Women's problems with drinking have far-reaching consequences

January 23, 2000

Women who drink heavily are significantly more likely than their male counterparts to suffer from liver disease, depression, psychological distress, and recent physical, emotional or sexual abuse, according to a study by researchers at Harborview Medical Center published in the January 2000 issue of the Journal of Trauma.

Research was conducted at Harborview between April 1994 and May 1996 as part of a larger study on the effectiveness of alcohol interventions for trauma patients. Although women are the fastest growing segment of the alcohol-abusing population, this study is the first to focus on female trauma patients, according to Dr. Larry Gentilello, a University of Washington (UW) associate professor of surgery and the study¹s principal investigator.

"Although alcohol-related traffic crashes and citations for driving while intoxicated are similar for both genders, our study shows that other problems are much greater for women," Gentilello explains. "Women are much more likely to have symptoms of psychological distress, including depression and more likely to have suffered recent bouts of spousal or domestic abuse."

Previous studies have also shown that women alcoholics have higher death rates than male alcoholics, and a higher percentage die from suicides, violence or alcohol-related incidences. Because women generally have less body water than men, they are more likely to develop alcohol-induced liver disease over a shorter period of time and after consuming less alcohol.

After undergoing routine screening for alcohol use, women who agreed to participate in the study were randomly chosen to take part in an in-depth assessment of drinking patterns, levels of dependence, and problems caused by alcohol. Questions included:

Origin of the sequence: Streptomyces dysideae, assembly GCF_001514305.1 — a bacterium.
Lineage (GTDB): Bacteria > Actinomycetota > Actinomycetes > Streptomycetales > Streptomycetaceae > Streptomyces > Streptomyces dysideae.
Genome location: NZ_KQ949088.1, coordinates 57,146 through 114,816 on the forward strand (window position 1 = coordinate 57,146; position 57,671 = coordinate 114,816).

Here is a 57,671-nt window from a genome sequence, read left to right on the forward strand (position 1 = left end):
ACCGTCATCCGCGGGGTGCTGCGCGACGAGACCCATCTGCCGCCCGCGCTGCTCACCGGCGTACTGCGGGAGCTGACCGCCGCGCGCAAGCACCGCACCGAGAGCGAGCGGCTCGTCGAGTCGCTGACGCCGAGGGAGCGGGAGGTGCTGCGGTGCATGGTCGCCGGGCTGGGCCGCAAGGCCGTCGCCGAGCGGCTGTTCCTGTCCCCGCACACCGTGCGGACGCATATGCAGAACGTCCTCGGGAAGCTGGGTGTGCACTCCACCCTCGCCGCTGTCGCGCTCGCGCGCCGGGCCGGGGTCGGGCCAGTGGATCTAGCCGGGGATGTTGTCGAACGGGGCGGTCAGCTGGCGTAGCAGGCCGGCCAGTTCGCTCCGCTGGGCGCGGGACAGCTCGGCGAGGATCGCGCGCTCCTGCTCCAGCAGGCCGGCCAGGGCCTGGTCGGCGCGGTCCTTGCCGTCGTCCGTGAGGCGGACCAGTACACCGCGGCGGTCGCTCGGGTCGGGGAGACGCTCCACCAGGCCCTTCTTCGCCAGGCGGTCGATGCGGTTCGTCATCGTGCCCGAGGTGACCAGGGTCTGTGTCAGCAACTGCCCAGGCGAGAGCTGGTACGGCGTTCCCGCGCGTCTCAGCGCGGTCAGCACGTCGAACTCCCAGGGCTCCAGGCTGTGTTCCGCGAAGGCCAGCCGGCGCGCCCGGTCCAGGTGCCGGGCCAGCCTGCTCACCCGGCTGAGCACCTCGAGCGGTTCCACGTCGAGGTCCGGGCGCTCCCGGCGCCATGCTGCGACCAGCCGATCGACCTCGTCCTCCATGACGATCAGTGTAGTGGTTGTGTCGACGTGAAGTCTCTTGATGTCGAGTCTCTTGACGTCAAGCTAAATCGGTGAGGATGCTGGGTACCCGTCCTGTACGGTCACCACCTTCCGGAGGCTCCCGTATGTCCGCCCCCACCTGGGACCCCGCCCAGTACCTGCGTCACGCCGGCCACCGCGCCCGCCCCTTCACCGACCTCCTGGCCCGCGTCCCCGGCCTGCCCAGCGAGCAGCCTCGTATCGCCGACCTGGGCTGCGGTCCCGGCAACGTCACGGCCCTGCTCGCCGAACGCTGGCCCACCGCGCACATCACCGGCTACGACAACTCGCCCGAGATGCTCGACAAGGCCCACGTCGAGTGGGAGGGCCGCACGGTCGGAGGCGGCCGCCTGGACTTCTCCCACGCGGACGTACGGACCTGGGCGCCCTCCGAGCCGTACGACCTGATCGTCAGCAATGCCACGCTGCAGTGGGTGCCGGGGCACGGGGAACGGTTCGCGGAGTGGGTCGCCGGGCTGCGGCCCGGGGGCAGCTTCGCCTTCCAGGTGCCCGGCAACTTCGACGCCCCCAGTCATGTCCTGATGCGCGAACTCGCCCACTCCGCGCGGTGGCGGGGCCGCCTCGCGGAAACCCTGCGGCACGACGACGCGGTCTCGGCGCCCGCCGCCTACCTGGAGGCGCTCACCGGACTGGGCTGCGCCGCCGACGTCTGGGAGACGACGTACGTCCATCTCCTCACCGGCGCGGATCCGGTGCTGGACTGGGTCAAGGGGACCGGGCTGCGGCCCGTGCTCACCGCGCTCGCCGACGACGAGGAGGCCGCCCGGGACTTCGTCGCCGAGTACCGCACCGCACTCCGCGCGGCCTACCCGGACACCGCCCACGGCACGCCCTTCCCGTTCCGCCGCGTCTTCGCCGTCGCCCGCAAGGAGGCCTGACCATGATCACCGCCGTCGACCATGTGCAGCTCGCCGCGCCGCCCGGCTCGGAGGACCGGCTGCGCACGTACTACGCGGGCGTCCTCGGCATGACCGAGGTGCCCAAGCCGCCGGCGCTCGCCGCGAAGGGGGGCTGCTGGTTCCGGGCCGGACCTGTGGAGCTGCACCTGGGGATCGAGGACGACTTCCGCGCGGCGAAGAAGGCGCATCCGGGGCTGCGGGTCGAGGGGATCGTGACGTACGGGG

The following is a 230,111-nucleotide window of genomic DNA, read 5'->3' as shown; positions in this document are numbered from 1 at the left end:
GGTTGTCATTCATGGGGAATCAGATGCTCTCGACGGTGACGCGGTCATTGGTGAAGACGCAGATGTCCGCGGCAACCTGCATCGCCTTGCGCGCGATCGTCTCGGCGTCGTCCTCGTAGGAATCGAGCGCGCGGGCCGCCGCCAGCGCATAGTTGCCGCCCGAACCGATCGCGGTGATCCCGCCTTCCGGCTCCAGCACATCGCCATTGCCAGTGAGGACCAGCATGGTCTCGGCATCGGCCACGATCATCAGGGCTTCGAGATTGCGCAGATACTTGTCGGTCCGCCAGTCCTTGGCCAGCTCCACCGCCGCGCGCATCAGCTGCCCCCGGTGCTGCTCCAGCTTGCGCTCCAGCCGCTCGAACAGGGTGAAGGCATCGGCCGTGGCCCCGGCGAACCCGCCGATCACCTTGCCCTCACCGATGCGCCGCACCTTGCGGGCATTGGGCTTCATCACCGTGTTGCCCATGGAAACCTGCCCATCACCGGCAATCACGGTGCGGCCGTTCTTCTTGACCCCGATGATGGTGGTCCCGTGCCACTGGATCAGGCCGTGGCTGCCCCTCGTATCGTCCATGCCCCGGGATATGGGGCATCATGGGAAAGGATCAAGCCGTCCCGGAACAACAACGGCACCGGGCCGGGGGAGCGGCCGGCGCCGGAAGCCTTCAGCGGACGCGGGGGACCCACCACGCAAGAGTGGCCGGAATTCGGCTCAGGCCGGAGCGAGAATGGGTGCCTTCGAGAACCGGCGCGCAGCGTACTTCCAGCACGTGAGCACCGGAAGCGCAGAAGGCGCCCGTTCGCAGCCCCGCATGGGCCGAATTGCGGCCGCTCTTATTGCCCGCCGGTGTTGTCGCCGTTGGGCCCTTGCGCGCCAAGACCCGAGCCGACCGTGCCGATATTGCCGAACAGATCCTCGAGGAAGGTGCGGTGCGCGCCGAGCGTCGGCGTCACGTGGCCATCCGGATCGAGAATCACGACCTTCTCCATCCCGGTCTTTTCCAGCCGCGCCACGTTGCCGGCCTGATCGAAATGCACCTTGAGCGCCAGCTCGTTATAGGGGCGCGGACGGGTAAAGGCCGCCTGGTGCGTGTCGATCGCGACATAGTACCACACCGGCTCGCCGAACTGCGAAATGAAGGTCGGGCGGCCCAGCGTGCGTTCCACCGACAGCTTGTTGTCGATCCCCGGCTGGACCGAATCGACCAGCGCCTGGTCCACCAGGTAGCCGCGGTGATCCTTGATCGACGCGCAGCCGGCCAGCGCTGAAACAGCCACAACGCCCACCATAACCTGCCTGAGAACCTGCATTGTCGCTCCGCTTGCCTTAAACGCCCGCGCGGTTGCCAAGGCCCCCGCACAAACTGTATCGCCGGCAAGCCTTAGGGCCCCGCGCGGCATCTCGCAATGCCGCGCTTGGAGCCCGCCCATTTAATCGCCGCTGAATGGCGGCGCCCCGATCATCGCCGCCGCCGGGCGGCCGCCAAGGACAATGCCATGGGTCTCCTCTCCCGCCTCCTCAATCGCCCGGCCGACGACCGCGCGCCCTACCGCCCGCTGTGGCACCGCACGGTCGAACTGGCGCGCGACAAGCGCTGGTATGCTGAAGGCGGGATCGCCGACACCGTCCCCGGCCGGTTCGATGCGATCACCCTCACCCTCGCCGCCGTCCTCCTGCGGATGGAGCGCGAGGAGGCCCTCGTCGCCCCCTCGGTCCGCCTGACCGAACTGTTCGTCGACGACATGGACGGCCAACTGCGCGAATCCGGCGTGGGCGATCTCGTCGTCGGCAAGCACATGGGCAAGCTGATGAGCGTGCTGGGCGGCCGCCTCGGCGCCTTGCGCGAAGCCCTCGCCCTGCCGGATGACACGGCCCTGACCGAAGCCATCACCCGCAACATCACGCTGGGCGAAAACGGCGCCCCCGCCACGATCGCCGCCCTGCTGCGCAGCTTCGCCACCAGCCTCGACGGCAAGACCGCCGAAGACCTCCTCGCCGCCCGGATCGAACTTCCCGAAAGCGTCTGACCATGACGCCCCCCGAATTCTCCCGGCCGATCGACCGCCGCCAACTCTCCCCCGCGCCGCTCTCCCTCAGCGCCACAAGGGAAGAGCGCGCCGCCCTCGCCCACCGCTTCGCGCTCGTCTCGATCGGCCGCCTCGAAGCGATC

* How often do you have a drink containing alcohol?

* How often in the past year have you found that you were unable to stop drinking once you started?

* Have you or anyone else been injured as the result of your drinking?

"Knowing that there¹s a rising trend in drinking among women makes it all the more important that we understand the differing impacts alcohol has on both genders," Gentilello says. "The physical and psychological harm alcohol does to women reinforces the importance of counseling trauma patients about their drinking while they¹re still in the hospital setting, as we¹ve shown in previous studies."
In addition to Gentilello, the study was written by Dr. Frederick Rivara, a UW professor of pediatrics and director of the Harborview Injury Prevention and Research Center; Dennis Donovan, a UW professor of psychiatry and director of the UW Alcohol and Drug Abuse Institute; Dr. Andres Villaveces, UW researcher; Elizabeth Daranciang, M.P.H., research coordinator; Christopher Dunn, Ph.D.; and Dr. Richard Ries, a UW professor of psychiatry.

University of Washington

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